Building a Business Case for Workforce Scheduling Softwareby Lindsay Rose
If managing employee schedules is your job, you already know the potentially disastrous results of not having every employee role filled as needed. No matter how diligent you are, schedules are “living” documents. Scheduling means not only constant change, but it also involves the challenges of keeping those changes updated in real time to all relevant employees and managers.
Calculating the impact and ROI of workforce scheduling software could be the fastest and easiest way to give management the visibility they need, eliminating manual scheduling tasks and empowering employees to self-manage their time.
Here’s how to calculate the ROI of workforce scheduling software for your business.
Automate Scheduling To Yield Astonishing Time Savings
The Safeway grocery store chain uses TCP’s Humanity Scheduling for its 1500+ employees in 27 locations.
One Safeway Operations Manager manages six different Safeway locations. It takes him only 5 minutes to set up a schedule. The system sends out automated text and email notifications when new shifts are published and also as reminders before shifts. Revisions and changes in employee availability are seldom needed because of the dynamic scheduling feature that allows employees to upload their availability into the system.
Dynamic scheduling also tracks hours worked to prevent unplanned overtime. And managers have extraordinary visibility to monitor trends and practices.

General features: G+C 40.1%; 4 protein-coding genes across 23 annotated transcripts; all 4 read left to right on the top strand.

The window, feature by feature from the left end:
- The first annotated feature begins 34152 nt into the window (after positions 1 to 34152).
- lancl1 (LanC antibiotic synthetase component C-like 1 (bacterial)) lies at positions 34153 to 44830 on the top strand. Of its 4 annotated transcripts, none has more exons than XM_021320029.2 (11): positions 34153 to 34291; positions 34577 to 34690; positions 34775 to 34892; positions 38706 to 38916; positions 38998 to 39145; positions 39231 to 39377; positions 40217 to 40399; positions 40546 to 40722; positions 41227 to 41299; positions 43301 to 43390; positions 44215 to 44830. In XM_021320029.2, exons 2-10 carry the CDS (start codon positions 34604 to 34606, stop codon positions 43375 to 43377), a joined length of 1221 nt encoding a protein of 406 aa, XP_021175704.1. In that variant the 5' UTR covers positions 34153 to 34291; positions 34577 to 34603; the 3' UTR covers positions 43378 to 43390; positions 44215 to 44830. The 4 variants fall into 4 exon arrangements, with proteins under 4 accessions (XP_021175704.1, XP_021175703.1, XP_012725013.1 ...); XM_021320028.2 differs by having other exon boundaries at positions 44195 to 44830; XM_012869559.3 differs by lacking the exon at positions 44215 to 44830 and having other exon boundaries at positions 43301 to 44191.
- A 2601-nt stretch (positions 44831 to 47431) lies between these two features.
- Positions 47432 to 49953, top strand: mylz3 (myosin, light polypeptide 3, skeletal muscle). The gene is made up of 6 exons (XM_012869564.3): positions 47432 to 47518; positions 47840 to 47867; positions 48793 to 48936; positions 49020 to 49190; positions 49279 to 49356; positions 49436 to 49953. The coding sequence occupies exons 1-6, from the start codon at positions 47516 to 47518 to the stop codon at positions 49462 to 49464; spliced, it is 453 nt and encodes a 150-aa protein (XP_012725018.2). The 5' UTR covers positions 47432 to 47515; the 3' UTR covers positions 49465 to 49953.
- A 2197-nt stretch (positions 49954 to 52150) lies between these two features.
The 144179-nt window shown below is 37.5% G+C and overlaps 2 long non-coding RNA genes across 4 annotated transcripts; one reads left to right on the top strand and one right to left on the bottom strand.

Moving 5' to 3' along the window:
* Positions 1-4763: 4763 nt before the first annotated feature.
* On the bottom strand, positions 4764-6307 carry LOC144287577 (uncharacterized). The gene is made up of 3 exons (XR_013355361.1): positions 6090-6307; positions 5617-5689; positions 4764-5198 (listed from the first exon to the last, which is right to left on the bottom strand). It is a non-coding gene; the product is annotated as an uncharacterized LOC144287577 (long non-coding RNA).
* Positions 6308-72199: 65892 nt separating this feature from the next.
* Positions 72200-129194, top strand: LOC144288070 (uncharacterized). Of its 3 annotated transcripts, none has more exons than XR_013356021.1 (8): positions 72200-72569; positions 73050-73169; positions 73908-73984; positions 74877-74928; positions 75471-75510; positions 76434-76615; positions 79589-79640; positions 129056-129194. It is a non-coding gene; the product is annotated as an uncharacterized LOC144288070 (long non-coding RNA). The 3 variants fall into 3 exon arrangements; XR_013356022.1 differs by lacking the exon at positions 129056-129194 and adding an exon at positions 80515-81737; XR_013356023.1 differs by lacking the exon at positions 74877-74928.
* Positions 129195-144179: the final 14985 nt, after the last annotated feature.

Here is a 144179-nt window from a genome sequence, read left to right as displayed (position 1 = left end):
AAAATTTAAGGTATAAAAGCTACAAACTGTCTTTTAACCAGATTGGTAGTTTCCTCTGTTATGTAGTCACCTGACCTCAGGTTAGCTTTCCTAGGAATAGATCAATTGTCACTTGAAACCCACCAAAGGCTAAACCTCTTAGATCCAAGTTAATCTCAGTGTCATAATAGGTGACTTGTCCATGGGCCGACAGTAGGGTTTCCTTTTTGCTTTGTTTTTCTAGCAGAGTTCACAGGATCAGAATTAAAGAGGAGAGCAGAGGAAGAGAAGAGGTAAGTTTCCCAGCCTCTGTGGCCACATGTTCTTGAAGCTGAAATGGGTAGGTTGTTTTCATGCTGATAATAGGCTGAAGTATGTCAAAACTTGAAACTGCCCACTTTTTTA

How much time could your organization save on scheduling? Let’s say it currently takes you two hours (120 minutes) to create a schedule. Now add the time spent over the course of the pay period publishing, updating, and communicating with employees about it. Let’s say you spend 90 minutes. That’s 120+ 90 = 210 minutes.
The time difference between how you’re scheduling and what Safeway is doing it is obvious. It’s 205 minutes (3 hours and 25 minutes) saved. The percentage decrease is calculated like this:
*To calculate your potential time savings, simply replace both instances of 210 in this equation with your total minutes spent on scheduling per pay period.
Potential time savings:
((210 – 5) ÷ 210) x 100 = 97.6%
Extra Credit: Make a list of other revenue-impacting tasks that could be done with this excess time.
Flexibility for Employees Protects Your Bottom Line
A recent study revealed that 66% of workers get less than two weeks’ notice before receiving their shift details, and half of those get less than a week’s notice. Schedules are often changed at the last minute: 14% report at least one cancelled shift in the last month and 70% report at least one change to shift timing shifts in the past month. 25% are expected to work on-call shifts and 50% work back-to-back closing-then-opening shifts separated by fewer than 11 hours.1
This practice makes it difficult for employees to find work/life balance or maintain a stable income. It leads to high turnover rates, lost income and additional expenses, such as travel, childcare and missed payments. It’s so disruptive that some cities and states have adopted predictive scheduling laws requiring 14 days advance notice for shift schedules. Penalties for noncompliance include paying premiums to affected workers.2
But there is a solution: Demand-driven workforce scheduling software.
Dollywood Amusement Park uses Humanity Scheduling to manage schedules of 2500 employees scattered across 25 locations within the park. Managers can view all the shops’ schedules at once and utilize their employees on a global scale. They are now able to schedule employees out three weeks in advance and save 10 hours a week on scheduling. They can also proactively assign shifts for expected drops and peaks in park attendance.